London, Part Two: Tower of London

The Tower of London is a visitor site of world significance; one time royal palace, treasury, prison, royal mint, barracks, arsenal, it is now a place for small people to run riot whilst their parents are engrossed with updating their status on social media.


Detail from a Royalist cannon.

From a Civil War perspective, the Royal Armouries collection in the White Tower is the big ticket item.



The stand out artefact is Charles I's gilded suit of armour.



Charles's 'head' from the Line of Kings



There are a number of sets of pikeman's armour on display. The small cannons in the second picture were fully functioning toys(!) belonging to Charles II when he was a boy.


There are a number of suits of cuirassier armour on display too.

Higher up in the White Tower are a pair of Royalist gun barrels, and a secret (an item I haven't seen on display anywhere else).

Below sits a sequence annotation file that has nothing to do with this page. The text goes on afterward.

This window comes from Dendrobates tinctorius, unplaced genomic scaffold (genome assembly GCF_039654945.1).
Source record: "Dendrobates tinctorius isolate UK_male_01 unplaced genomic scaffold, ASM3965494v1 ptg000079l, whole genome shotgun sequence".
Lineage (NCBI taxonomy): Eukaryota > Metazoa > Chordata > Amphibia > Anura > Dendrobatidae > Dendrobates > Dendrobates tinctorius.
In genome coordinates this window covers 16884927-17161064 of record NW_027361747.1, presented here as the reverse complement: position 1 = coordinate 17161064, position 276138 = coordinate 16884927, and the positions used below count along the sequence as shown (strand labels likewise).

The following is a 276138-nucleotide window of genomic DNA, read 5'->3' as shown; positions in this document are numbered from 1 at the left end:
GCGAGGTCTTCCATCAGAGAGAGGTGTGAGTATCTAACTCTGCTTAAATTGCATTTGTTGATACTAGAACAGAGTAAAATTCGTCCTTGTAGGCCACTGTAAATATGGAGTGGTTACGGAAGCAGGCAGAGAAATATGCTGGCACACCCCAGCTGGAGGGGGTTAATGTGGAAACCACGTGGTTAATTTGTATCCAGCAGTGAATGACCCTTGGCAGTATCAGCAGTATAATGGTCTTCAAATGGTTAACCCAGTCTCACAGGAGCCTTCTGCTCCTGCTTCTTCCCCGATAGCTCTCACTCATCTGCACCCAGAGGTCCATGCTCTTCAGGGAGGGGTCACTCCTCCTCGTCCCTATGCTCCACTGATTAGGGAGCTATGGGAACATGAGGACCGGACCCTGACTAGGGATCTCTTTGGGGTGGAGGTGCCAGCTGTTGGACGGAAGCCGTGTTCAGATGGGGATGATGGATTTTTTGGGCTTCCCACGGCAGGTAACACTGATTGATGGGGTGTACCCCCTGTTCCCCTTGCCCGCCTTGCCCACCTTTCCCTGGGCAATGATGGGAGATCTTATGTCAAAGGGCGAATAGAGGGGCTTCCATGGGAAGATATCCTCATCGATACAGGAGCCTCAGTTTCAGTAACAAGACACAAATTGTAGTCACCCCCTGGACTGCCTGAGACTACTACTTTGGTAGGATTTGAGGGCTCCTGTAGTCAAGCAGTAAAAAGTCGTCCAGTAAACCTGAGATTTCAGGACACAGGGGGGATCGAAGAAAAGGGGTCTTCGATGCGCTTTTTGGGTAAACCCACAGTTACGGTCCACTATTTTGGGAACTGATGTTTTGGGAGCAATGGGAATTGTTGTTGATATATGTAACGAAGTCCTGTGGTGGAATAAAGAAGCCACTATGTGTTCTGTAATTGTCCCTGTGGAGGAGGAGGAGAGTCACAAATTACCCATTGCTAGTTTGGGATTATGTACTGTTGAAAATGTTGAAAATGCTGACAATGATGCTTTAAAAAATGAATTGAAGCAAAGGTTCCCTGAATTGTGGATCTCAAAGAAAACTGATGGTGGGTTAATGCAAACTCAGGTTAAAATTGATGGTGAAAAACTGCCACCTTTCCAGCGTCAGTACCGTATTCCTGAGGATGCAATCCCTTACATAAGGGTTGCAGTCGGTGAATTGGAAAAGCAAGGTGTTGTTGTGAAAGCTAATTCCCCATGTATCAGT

There is also a civil war cuirass used to test the impact of cannon balls.


Elsewhere in the Tower is a display about the Tower's role as a Royal Mint.


Commonwealth gold sovereign


At the time of my visit there was an art installation in the moat: 10,000 flaming torches, lit by hand over the space of two hours. 'Deepening of the Shadow' commemorated the 100th anniversary of the end of the Great War.

 
Lots more for the London Civil War tourist can be found here.
 
Postcodes for SatNavs/mapping Apps, and Tube StationTower of London, EC3N 4AB, Tower Hill
 


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